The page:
Rather, the emphasis is on the socioeconomic impacts of borrowed technologies—Veblen argued that the recipient nation would be able to incorporate the technologies while ignoring the inhibitory institutional matrix extant in the nation wherefrom the “elements of industrial efficiency” were borrowed (Veblen, 1954: 38). The main drift of the argument is that the borrowing nation's economic possibilities are greatly enhanced because this nation can extract a greater level of “technological proficiency” (with much lower social costs) from the borrowed elements than can the nation that pioneered the technology (Veblen, 1954: 190-91). Borrowing nations have relatively low sunk costs in obsolete machinery, thus encouraging the adoption of a new technological path. And, in Germany's case few rentier elements existed, further encouraging a strategy switch (Veblen, 1954: 193-94, 196).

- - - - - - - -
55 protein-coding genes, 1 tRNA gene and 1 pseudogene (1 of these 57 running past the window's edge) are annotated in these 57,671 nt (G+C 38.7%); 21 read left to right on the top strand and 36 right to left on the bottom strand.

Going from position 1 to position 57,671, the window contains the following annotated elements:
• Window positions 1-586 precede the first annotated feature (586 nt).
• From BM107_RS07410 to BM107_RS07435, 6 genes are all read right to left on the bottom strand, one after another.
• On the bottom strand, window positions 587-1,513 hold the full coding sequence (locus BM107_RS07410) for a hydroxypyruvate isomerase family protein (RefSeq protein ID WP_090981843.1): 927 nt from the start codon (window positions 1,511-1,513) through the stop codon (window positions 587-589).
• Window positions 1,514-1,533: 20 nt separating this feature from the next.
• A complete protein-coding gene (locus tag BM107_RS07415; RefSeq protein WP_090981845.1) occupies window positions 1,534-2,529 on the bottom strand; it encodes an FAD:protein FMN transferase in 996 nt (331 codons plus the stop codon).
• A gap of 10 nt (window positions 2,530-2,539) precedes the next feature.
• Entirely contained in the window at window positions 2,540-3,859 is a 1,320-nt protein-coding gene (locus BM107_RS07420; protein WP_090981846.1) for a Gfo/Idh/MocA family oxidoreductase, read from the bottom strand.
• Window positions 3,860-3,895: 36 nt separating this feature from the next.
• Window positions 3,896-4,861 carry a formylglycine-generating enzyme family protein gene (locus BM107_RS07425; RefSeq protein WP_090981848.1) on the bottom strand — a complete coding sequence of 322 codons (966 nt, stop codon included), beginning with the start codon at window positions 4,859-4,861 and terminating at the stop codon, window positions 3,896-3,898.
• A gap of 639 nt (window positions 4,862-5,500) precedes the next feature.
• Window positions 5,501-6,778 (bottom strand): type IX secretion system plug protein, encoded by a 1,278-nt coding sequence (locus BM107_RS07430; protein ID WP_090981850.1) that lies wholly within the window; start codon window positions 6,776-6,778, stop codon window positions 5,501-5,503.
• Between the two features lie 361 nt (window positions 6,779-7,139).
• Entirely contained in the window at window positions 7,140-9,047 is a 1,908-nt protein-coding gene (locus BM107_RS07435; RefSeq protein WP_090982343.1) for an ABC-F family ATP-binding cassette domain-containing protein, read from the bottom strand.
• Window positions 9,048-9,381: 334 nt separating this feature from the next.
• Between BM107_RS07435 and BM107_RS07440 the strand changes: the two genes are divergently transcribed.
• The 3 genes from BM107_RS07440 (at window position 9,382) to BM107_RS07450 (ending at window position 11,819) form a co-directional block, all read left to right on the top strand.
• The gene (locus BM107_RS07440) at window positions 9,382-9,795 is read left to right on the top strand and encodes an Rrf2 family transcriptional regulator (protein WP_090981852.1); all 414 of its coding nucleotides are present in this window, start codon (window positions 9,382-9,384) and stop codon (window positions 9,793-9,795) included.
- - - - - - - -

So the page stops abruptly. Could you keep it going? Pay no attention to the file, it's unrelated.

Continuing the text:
Germany's “exuberant growth”—notable from the 1825-50 period onward, resulted from population growth, industrial efficiency and military force (Veblen, 1954: 61). While industrial efficiency was the “prime mover” Veblen also singled-out the role of the State, particularly in terms of the synergistic impact of military spending serving to advance industrial capabilities.7 The State also plays a central role in removing internal barriers to production and trade. But, curiously, Veblen finds no role for import substitution industrialization: Germany's “self-contained” state intervention resulted in too much national agricultural production, thereby inhibiting industrial growth (Veblen, 1954: 180-81, 184). Here, and elsewhere, Veblen adopts an extreme free trade posture (Veblen, 1954: 242-43; 1934a: 262). Development economists since WWII have debated this perspective, commonly arguing that free trade will “lock-in” a resource dependent production system subject to decreasing returns (Cypher and Dietz, 2009, chapters 5-6). Veblen legitimately criticizes Germany's mercantilist, colonial structure. But, at the same time he fails to emphasize the crucial role of interventionist state policies—so successfully deployed in Asia since WWII—that would be necessary for a nation to rise from economic backwardness (Amsden, 2001).